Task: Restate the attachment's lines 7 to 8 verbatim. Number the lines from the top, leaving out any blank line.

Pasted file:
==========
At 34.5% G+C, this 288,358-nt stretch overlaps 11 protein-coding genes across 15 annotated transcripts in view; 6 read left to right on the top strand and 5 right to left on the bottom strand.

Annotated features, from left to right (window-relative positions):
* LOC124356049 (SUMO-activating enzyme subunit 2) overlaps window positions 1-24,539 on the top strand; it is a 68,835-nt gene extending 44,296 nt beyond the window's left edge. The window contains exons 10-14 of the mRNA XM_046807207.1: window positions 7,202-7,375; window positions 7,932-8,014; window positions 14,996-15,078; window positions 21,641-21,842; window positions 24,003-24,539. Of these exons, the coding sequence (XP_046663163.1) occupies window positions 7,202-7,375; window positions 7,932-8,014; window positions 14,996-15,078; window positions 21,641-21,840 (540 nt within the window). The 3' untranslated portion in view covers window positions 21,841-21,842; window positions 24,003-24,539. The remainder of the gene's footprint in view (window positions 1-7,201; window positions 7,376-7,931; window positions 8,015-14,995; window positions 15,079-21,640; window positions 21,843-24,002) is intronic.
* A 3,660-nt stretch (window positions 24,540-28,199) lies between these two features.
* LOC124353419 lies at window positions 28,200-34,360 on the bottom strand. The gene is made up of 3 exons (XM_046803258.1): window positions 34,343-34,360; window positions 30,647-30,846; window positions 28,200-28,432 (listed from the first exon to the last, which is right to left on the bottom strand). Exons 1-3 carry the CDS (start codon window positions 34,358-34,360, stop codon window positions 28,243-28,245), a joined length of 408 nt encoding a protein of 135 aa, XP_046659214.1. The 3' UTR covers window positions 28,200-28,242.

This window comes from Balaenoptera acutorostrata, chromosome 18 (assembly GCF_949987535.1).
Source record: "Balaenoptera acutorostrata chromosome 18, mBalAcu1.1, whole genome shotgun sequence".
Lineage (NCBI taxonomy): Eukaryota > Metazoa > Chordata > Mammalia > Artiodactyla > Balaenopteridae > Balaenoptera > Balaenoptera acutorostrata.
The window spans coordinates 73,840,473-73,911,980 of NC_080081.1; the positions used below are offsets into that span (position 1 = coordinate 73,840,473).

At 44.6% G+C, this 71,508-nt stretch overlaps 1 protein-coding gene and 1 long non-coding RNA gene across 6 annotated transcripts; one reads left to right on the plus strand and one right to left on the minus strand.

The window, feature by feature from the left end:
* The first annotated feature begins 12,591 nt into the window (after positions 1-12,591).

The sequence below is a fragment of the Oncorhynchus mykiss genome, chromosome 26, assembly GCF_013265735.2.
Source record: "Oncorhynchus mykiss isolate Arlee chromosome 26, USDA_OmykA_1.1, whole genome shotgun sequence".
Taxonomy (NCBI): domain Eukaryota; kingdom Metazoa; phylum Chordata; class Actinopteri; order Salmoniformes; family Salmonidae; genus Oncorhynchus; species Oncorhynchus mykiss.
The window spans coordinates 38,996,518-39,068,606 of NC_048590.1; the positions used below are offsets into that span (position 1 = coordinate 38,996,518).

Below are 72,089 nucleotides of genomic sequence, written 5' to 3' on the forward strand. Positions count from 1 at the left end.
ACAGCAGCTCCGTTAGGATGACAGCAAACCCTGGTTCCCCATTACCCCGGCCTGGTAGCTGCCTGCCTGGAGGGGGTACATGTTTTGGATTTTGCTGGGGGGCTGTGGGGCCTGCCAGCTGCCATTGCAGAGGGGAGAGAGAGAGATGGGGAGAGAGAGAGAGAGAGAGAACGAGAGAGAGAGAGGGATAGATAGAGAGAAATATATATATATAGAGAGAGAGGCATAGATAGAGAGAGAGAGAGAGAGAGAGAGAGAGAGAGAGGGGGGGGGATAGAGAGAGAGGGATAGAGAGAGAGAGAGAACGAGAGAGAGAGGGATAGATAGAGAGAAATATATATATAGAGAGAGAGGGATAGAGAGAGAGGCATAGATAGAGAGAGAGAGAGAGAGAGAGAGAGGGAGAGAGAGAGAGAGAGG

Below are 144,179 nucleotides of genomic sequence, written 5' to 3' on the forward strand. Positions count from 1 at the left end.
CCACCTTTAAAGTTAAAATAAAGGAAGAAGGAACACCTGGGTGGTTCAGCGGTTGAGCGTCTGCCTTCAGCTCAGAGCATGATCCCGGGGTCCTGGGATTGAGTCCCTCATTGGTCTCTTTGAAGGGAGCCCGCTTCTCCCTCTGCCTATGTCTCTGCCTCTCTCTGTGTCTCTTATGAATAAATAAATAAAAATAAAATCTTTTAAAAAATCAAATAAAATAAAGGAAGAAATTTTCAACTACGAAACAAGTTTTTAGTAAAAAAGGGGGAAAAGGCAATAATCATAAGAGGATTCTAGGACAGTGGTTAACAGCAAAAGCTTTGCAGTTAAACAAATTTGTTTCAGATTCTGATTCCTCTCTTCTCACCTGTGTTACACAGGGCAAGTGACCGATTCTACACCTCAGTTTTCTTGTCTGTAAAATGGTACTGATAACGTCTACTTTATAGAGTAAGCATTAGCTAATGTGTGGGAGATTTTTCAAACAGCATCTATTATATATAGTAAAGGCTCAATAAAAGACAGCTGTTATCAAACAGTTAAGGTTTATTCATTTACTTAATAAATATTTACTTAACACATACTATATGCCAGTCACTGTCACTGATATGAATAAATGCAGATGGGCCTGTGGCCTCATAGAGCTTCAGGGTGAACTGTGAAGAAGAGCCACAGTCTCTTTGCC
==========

Source record: "Balaenoptera acutorostrata chromosome 18, mBalAcu1.1, whole genome shotgun sequence".
Lineage (NCBI taxonomy): Eukaryota > Metazoa > Chordata > Mammalia > Artiodactyla > Balaenopteridae > Balaenoptera > Balaenoptera acutorostrata.